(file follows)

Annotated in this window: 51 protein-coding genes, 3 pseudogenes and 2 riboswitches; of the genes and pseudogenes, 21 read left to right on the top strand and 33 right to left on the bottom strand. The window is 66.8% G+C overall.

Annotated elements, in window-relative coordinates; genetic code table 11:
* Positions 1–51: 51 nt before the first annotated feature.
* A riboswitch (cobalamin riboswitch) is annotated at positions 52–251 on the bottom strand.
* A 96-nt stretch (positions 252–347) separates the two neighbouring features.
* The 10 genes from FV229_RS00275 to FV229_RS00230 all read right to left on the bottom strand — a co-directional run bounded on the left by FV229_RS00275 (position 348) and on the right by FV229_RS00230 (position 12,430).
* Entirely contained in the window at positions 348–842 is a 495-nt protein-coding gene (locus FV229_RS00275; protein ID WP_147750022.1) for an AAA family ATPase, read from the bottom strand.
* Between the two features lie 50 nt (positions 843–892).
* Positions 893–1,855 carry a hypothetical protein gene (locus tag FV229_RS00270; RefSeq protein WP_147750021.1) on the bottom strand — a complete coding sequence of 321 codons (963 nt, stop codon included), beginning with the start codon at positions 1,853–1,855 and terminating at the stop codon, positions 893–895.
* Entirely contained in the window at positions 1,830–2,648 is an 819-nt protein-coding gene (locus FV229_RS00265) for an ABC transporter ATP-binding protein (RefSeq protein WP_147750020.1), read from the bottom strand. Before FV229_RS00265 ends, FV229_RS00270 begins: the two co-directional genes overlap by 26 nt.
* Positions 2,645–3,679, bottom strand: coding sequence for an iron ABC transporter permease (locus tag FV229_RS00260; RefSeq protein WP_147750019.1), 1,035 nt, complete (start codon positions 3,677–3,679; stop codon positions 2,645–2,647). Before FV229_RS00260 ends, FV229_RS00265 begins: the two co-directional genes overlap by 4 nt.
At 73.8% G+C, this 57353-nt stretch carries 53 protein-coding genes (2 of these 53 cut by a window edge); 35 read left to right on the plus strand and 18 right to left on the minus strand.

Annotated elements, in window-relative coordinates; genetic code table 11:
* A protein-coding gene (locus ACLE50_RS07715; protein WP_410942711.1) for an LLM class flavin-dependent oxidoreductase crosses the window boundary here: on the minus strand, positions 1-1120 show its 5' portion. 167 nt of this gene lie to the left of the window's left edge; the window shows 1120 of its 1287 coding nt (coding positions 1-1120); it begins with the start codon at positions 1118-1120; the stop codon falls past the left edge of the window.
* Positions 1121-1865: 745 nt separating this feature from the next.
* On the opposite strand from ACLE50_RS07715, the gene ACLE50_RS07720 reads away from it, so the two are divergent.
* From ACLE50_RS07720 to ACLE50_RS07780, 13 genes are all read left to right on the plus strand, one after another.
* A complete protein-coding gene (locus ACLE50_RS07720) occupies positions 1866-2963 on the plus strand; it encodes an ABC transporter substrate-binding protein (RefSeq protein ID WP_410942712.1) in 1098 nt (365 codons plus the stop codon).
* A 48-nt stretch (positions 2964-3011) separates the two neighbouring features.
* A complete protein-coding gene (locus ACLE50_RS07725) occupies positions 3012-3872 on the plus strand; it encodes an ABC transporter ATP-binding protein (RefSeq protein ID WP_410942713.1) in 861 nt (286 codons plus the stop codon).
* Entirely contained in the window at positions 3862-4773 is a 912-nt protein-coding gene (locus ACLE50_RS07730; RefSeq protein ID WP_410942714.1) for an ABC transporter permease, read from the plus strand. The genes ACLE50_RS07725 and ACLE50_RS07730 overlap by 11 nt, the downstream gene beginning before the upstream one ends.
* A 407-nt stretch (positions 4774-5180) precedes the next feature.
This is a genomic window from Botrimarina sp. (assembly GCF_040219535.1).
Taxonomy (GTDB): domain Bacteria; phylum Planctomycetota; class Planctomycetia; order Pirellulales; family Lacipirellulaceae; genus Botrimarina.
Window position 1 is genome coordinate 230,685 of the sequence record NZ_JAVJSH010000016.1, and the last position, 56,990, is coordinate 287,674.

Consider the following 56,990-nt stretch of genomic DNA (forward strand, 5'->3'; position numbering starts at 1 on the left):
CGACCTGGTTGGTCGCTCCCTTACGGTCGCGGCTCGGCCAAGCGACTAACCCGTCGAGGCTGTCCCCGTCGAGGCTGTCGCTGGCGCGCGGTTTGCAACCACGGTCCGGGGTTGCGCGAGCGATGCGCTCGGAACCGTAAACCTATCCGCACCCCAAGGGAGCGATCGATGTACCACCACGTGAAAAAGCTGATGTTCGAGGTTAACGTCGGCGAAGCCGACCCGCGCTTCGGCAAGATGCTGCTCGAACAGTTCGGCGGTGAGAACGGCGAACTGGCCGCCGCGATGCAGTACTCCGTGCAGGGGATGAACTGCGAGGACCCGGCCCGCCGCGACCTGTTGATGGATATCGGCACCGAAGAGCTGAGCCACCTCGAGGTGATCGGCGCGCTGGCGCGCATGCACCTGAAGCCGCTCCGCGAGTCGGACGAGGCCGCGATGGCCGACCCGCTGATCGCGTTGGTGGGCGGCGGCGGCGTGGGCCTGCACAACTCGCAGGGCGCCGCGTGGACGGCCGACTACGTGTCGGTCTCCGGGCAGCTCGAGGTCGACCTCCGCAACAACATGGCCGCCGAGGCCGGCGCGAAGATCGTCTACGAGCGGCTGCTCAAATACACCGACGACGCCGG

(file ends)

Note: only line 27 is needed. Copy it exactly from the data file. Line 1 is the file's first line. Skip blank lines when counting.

CGACCTGGTTGGTCGCTCCCTTACGGTCGCGGCTCGGCCAAGCGACTAACCCGTCGAGGCTGTCCCCGTCGAGGCTGTCGCTGGCGCGCGGTTTGCAACCACGGTCCGGGGTTGCGCGAGCGATGCGCTCGGAACCGTAAACCTATCCGCACCCCAAGGGAGCGATCGATGTACCACCACGTGAAAAAGCTGATGTTCGAGGTTAACGTCGGCGAAGCCGACCCGCGCTTCGGCAAGATGCTGCTCGAACAGTTCGGCGGTGAGAACGGCGAACTGGCCGCCGCGATGCAGTACTCCGTGCAGGGGATGAACTGCGAGGACCCGGCCCGCCGCGACCTGTTGATGGATATCGGCACCGAAGAGCTGAGCCACCTCGAGGTGATCGGCGCGCTGGCGCGCATGCACCTGAAGCCGCTCCGCGAGTCGGACGAGGCCGCGATGGCCGACCCGCTGATCGCGTTGGTGGGCGGCGGCGGCGTGGGCCTGCACAACTCGCAGGGCGCCGCGTGGACGGCCGACTACGTGTCGGTCTCCGGGCAGCTCGAGGTCGACCTCCGCAACAACATGGCCGCCGAGGCCGGCGCGAAGATCGTCTACGAGCGGCTGCTCAAATACACCGACGACGCCGG